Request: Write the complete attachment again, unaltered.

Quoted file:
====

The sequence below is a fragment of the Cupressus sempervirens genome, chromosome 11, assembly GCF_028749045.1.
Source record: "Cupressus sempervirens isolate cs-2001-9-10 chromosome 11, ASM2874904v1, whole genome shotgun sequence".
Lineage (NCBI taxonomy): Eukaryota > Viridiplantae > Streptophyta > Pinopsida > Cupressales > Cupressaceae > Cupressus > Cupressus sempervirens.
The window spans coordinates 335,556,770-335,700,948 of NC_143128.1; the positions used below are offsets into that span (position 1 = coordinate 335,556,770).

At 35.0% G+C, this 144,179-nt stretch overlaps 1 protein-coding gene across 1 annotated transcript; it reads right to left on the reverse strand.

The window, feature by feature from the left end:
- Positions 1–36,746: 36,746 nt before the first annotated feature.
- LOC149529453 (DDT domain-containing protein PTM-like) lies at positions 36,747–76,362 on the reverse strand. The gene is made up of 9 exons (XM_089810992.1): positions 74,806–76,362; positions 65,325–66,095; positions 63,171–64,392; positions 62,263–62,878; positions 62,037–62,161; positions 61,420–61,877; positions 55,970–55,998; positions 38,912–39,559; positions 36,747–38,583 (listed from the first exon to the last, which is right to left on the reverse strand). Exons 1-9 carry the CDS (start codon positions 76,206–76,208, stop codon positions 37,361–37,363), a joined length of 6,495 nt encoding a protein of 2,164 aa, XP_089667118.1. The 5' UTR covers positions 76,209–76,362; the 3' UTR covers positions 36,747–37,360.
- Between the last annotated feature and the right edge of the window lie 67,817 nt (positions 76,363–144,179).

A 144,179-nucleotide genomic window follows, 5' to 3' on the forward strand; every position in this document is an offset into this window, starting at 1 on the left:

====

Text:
The sequence below is a fragment of the Cupressus sempervirens genome, chromosome 11, assembly GCF_028749045.1.
Source record: "Cupressus sempervirens isolate cs-2001-9-10 chromosome 11, ASM2874904v1, whole genome shotgun sequence".
Lineage (NCBI taxonomy): Eukaryota > Viridiplantae > Streptophyta > Pinopsida > Cupressales > Cupressaceae > Cupressus > Cupressus sempervirens.
The window spans coordinates 335,556,770-335,700,948 of NC_143128.1; the positions used below are offsets into that span (position 1 = coordinate 335,556,770).

At 35.0% G+C, this 144,179-nt stretch overlaps 1 protein-coding gene across 1 annotated transcript; it reads right to left on the reverse strand.

The window, feature by feature from the left end:
- Positions 1–36,746: 36,746 nt before the first annotated feature.
- LOC149529453 (DDT domain-containing protein PTM-like) lies at positions 36,747–76,362 on the reverse strand. The gene is made up of 9 exons (XM_089810992.1): positions 74,806–76,362; positions 65,325–66,095; positions 63,171–64,392; positions 62,263–62,878; positions 62,037–62,161; positions 61,420–61,877; positions 55,970–55,998; positions 38,912–39,559; positions 36,747–38,583 (listed from the first exon to the last, which is right to left on the reverse strand). Exons 1-9 carry the CDS (start codon positions 76,206–76,208, stop codon positions 37,361–37,363), a joined length of 6,495 nt encoding a protein of 2,164 aa, XP_089667118.1. The 5' UTR covers positions 76,209–76,362; the 3' UTR covers positions 36,747–37,360.
- Between the last annotated feature and the right edge of the window lie 67,817 nt (positions 76,363–144,179).

A 144,179-nucleotide genomic window follows, 5' to 3' on the forward strand; every position in this document is an offset into this window, starting at 1 on the left: